8.6 C
New York
Sunday, August 1, 2021
Home Business Regardless of COVID, the outlook for the oilsands gets a bit dimmer...

Regardless of COVID, the outlook for the oilsands gets a bit dimmer year after year


The latest forecast for future growth in the oilsands was released Tuesday and continued a trend over most of the last decade of industry experts having a less optimistic outlook for the sector.

The new report by IHS Markit expects oilsands production to reach 3.8 million barrels per day of oil in 2030, compared to last year’s projection of production climbing to 3.9 million.

It’s a relatively small change to the forecast the firm released in 2019, but yet another revision downward. That pattern has occurred just about every year since 2014, when the main oilpatch industry group had forecast oilsands output climbing to 4.8 million barrels per day by 2030.

By 2016, the Canadian Association of Petroleum Producers had lowered its 2030 forecasts further to project growth to reach 3.7 million barrels per day.

For context, oilsands production at the beginning of this year was about 2.9 million barrels per day.

A comparison of the latest IHS oilsands production outlook to the forecast released last year. (IHS Markit)

Analysts with IHS Markit lowered their latest forecast slightly predominantly because of pipelines. There is doubt about when and if new export pipelines will be built and that uncertainty will weigh on the confidence level of companies to invest significant funding to build new oilsands facilities.

Some projects like the Trans Mountain expansion have overcome court challenges and continue to get built, while other projects like TC Energy’s Keystone XL face new roadblocks and further delays to construction.

“They continue to move forward and backward,” said Kevin Birn, a Calgary-based analyst with IHS, in an interview.

“I think you could say they are generally getting closer to completion, but from an investment standpoint, I think what producers and investors in the sector are looking for is greater certainty and they are waiting to see these things get to the final leg.”

The report points to most of the growth over the next decade coming from companies returning to full operations, finding optimization and debottlenecking, and completing projects that were already underway, but were put on hold.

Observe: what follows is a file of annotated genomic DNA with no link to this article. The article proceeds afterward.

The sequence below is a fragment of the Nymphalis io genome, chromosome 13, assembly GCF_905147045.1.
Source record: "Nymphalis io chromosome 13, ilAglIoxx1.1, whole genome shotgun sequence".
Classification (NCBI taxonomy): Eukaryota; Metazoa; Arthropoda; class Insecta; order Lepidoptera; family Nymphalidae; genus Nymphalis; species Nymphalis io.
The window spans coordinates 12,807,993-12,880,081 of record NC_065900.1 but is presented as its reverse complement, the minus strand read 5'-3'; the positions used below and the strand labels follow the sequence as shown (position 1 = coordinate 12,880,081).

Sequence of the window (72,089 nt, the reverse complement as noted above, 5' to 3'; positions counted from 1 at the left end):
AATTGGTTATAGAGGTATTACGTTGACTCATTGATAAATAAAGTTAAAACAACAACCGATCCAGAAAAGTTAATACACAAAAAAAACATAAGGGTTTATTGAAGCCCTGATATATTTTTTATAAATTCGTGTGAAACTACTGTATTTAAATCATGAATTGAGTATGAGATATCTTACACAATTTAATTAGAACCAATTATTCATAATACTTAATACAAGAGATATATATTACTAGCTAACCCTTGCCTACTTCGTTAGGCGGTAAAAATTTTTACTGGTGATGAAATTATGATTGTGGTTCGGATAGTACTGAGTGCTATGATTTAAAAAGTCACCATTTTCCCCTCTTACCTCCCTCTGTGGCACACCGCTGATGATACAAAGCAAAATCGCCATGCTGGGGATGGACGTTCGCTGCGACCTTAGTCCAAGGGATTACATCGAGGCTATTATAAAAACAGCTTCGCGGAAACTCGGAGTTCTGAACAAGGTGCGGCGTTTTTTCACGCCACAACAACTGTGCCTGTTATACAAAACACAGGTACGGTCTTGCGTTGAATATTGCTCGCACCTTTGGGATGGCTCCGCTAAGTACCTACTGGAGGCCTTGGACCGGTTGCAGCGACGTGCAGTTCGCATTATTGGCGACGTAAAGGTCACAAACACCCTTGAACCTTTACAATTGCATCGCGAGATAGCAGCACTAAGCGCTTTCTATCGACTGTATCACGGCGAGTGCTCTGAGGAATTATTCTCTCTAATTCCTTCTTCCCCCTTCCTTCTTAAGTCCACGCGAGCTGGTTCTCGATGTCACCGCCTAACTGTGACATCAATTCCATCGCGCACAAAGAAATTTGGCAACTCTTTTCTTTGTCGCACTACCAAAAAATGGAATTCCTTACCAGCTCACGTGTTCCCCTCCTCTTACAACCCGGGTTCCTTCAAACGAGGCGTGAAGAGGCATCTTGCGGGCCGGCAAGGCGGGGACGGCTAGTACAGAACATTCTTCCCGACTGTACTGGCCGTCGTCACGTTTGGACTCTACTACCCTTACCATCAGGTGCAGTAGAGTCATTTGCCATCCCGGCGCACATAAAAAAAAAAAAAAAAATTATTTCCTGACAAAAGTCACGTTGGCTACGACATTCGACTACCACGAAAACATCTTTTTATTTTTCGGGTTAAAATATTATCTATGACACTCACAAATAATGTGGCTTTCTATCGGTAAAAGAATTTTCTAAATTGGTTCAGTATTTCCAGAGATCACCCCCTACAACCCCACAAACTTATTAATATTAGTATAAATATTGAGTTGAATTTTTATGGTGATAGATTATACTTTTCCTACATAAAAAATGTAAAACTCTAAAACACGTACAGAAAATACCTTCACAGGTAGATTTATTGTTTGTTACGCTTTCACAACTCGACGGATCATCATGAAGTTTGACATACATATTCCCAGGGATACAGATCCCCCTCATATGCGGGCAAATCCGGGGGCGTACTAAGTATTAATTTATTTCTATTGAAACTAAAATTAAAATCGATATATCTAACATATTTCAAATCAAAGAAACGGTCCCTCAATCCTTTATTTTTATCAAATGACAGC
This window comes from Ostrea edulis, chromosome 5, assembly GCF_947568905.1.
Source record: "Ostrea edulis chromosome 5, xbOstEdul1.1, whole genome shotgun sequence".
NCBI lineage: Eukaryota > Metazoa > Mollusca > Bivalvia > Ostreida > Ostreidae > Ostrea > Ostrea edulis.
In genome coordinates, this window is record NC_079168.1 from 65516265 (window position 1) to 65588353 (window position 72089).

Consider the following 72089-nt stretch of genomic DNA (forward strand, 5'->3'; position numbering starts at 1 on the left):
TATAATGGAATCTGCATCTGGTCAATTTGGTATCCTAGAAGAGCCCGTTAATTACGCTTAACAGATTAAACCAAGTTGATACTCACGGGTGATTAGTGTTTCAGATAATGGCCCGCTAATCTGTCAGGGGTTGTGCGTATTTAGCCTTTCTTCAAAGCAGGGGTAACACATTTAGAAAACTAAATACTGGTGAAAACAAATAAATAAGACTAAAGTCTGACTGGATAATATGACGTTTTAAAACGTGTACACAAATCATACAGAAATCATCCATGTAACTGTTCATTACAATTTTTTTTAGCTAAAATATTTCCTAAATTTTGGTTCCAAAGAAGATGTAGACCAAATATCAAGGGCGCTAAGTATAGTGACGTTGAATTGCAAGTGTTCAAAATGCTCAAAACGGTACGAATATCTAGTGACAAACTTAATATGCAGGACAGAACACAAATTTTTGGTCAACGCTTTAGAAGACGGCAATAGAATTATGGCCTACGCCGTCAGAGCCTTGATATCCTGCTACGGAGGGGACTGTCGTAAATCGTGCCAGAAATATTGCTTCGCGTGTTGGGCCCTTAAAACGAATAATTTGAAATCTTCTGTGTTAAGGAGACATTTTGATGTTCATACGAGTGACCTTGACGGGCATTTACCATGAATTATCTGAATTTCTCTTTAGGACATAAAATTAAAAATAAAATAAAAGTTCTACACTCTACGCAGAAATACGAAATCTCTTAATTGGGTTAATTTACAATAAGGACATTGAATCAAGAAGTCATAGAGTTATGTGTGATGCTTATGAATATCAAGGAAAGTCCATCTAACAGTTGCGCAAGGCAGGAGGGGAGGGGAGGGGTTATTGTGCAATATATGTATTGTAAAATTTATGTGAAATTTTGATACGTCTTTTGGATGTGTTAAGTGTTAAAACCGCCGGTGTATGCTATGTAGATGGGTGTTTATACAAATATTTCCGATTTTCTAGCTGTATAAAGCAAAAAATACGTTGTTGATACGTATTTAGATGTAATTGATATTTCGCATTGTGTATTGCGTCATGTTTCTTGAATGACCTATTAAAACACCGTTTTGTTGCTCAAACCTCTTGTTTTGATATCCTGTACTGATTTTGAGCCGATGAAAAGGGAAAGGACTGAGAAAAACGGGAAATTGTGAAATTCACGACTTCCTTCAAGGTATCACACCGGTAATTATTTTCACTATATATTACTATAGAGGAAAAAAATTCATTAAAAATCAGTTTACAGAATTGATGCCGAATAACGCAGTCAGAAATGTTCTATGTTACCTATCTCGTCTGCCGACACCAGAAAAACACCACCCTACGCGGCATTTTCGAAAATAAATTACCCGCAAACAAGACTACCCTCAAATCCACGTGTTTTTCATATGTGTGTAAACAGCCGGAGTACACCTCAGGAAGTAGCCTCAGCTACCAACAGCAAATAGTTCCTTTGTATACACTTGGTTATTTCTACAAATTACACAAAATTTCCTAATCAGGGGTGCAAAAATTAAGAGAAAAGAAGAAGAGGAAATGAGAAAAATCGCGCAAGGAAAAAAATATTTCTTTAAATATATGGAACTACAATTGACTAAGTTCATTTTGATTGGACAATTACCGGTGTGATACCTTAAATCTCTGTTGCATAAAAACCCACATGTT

Only about a third of the anticipated growth in the next decade will be from new facilities and expansion projects.

Of the expected growth in oilsands production over the next decade, only a fraction of it is expected to result from the construction of new facilities. (IHS Markit)

COVID-19 has no doubt had an impact on the oilsands, but its likely only a short-term challenge and won’t change the long-term health of the sector.

Last week, Canadian oil producers began reporting their second quarter financial results and are again posting billions of dollars in losses as a result of the pandemic.

Besides added debt levels, many companies have slashed spending and delayed expansion plans.

Even with oil prices stabilizes in recent weeks bringing some profitability back to the sector, many oil producers are still uncertain about what the next year may look like.

“Uncertainty is high,” said Suncor Energy chief executive officer Mark Little, during a conference call with investment analysts last week.

“You’ve seen all sorts of, across North America, economies starting and stopping, re-starting, so I think the jury is still out and there are a lot of things that need to be resolved before we get back to what we thought was normal. So, our whole focus is to maintain flexibility.”

The pandemic has resulted in a drop in demand for fuels, especially jet fuel. One reason the pandemic isn’t having much of an impact on long-term projections for the oilsands is because the sector has faced major disruptions in the past and bounced back relatively quickly.

For instance, many facilities had to shutdown and completely evacuate in 2016. Still, on an annualized basis, oil production still increased more than the previous year.

If the pandemic’s impact on fuel demand drags on beyond analyst expectations, it could have an impact on oilsands growth projects. Another variable is environmental pressures on the sector, according to the IHS report.



Source link

Today news
Today News 1 runs four of the western GTA’s most influential media websites, offering news, food, lifestyle and entertainment coverage for millions to the Golden Horseshoe and GTA regions. The independently-run, online news source was founded in 2019 and specializes in everything from breaking news to food and restaurant, arts and entertainment and lifestyle coverage.

LEAVE A REPLY

Please enter your comment!
Please enter your name here

- Advertisment -

Most Popular

Oilpatch revival underway with robust profits so far this year

After racking up debt in 2020, the Canadian oilpatch is enjoying a rebound so far this year as major oil producers are gushing...

Business travel isn’t expected to return to pre-pandemic levels anytime soon

Kacey Siskind recently took her first business trip to the U.S. since the pandemic began.  The vice-president of business development at Honk Mobile, a...

Pop star Kris Wu detained by Beijing police on suspicion of sexual assault

Chinese-Canadian pop star Kris Wu has been detained by Beijing police on suspicion of rape, police announced Saturday, following an accusation the former...

Barenaked Ladies ready to return to stage after a Detour de Force

Among the four current members of Barenaked Ladies, there are differing feelings about returning to the stage. There is the predictable excitement, but...

Recent Comments